Journal of Pathology Informatics Journal of Pathology Informatics
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ORIGINAL ARTICLE
Year : 2015  |  Volume : 6  |  Issue : 1  |  Page : 53

Rapid evaluation of fresh ex vivo kidney tissue with full-field optical coherence tomography


1 Department of Pathology, Weill Cornell Medical College, New York, USA
2 Department of Pathology; Department of Urology, Weill Cornell Medical College, New York, USA
3 Department of Biochemistry, Weill Cornell Medical College, New York, USA
4 Langevin Institute, at ESPC 1 rue Jussieu, 75005, Paris; LLTech, at Cochin Hospital's Business Incubator, 29 rue du Faubourg Saint-Jacques, 75014 Paris, France

Correspondence Address:
Manu Jain
Department of Pathology, Weill Cornell Medical College, New York
USA
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Source of Support: None, Conflict of Interest: None


DOI: 10.4103/2153-3539.166014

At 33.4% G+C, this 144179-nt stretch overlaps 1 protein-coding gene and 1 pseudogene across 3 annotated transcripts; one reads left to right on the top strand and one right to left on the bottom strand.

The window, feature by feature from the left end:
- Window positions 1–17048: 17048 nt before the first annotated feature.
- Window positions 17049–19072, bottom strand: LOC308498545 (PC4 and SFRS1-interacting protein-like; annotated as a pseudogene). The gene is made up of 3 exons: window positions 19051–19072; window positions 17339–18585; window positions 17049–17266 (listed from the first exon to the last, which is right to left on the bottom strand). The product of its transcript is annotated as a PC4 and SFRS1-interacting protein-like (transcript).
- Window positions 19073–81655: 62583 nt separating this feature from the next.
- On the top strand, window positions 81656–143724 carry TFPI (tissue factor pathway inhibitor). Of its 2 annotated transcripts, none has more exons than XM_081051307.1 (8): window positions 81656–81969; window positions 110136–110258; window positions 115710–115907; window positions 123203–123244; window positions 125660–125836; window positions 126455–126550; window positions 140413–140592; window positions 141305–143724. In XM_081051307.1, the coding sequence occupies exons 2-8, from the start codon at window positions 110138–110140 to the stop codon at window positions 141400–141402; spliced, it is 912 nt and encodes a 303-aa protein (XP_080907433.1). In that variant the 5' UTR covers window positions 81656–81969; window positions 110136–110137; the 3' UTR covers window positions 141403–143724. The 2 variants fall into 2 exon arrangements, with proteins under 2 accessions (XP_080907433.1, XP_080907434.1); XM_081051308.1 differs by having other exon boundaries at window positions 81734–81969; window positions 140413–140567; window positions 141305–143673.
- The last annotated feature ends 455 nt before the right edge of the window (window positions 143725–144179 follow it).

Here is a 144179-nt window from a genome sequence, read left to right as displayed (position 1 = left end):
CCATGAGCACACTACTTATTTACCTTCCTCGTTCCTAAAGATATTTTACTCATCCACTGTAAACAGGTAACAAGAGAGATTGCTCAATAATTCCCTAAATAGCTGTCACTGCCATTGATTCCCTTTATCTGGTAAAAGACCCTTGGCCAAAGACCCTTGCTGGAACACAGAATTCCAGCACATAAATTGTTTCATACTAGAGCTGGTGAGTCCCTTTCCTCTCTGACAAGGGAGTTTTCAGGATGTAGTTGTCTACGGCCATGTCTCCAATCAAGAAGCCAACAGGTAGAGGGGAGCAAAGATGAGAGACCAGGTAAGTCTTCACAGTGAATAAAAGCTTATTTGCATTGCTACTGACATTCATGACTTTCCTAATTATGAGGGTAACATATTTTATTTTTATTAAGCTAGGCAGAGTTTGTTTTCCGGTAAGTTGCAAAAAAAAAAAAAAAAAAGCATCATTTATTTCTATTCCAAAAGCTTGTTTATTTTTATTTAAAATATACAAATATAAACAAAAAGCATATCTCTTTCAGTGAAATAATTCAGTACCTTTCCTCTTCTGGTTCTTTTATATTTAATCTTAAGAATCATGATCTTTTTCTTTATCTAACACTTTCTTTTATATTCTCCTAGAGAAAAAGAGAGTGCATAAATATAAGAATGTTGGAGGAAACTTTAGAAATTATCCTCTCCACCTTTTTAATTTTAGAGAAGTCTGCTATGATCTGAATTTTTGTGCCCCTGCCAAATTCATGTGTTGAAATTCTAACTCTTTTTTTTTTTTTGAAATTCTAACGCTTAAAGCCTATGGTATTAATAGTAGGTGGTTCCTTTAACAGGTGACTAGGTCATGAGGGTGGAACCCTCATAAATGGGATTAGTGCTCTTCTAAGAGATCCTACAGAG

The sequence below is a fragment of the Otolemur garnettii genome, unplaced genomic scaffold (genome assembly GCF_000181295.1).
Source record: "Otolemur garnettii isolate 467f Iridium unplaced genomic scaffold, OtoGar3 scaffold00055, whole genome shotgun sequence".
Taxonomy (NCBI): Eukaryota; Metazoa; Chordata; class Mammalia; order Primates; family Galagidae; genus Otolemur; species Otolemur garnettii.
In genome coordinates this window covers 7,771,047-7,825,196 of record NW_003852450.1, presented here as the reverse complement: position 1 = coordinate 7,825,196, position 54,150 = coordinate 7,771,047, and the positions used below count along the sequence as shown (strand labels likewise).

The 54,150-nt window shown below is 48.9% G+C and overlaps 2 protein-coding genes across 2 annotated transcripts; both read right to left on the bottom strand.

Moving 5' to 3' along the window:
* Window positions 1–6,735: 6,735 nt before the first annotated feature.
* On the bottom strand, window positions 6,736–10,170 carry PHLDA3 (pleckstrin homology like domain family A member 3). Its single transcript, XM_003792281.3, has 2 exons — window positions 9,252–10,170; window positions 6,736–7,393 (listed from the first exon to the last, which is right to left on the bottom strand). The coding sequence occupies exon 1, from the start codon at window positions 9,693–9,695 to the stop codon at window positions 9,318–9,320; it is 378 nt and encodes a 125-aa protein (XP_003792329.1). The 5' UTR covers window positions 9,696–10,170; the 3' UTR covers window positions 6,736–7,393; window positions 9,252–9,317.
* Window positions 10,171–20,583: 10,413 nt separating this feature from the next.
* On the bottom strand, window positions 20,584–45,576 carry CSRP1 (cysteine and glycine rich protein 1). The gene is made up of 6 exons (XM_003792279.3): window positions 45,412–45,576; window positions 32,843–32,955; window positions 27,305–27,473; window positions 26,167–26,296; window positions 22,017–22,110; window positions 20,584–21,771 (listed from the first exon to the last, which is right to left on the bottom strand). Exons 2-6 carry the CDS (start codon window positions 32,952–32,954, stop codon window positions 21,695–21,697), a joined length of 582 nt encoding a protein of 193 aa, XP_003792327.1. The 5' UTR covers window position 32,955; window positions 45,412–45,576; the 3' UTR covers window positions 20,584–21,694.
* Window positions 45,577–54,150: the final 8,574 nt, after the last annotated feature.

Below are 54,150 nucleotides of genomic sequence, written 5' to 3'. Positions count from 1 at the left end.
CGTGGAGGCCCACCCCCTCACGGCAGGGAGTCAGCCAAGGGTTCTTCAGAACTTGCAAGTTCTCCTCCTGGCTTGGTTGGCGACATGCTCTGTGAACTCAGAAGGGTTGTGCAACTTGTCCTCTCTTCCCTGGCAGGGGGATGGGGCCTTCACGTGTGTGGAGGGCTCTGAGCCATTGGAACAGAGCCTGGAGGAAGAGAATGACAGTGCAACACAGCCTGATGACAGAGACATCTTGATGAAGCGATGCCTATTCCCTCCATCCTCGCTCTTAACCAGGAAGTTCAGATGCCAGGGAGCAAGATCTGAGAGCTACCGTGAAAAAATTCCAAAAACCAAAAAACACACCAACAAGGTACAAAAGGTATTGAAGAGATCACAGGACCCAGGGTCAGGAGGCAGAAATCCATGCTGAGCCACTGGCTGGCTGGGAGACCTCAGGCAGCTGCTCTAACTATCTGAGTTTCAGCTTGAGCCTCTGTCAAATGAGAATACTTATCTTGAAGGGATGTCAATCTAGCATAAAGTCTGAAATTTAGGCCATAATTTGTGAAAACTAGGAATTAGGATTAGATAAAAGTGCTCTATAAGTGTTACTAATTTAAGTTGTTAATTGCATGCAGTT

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Background: Full-field optical coherence tomography (FFOCT) is a real-time imaging technique that rapidly generates images reminiscent of histology without any tissue processing, warranting its exploration for evaluation of ex vivo kidney tissue. Methods: Fresh tissue sections from tumor and adjacent nonneoplastic kidney (n = 25 nephrectomy specimens; clear cell renal cell carcinoma (CCRCC) = 12, papillary RCC (PRCC) = 4, chromophobe RCC (ChRCC) = 4, papillary urothelial carcinoma (PUC) = 1, angiomyolipoma (AML) = 2 and cystic nephroma = 2) were imaged with a commercial FFOCT device. Sections were submitted for routine histopathological diagnosis. Results: Glomeruli, tubules, interstitium, and blood vessels were identified in nonneoplastic tissue. In tumor sections, the normal architecture was completely replaced by either sheets of cells/trabeculae or papillary structures. The former pattern was seen predominantly in CCRCC/ChRCC and the latter in PRCC/PUC (as confirmed on H&E). Although the cellular details were not very prominent at this resolution, we could identify unique cytoplasmic signatures in some kidney tumors. For example, the hyper-intense punctate signal in the cytoplasm of CRCC represents glycogen/lipid, large cells with abundant hyper-intense cytoplasm representing histiocytes in PRCC, and signal-void large polygonal cell representing adipocytes in AML. According to a blinded analysis was performed by an uropathologist, all nonneoplastic tissues were differentiated from neoplastic tissues. Further, all benign tumors were called benign and malignant were called malignant. A diagnostic accuracy of 80% was obtained in subtyping the tumors. Conclusion: The ability of FFOCT to reliably differentiate nonneoplastic from neoplastic tissue and identify some tumor types makes it a valuable tool for rapid evaluation of ex vivo kidney tissue e.g. for intraoperative margin assessment and kidney biopsy adequacy. Recently, higher resolution images were achieved using an experimental FFOCT setup. This setup has the potential to further increase the diagnostic accuracy of FFOCT.


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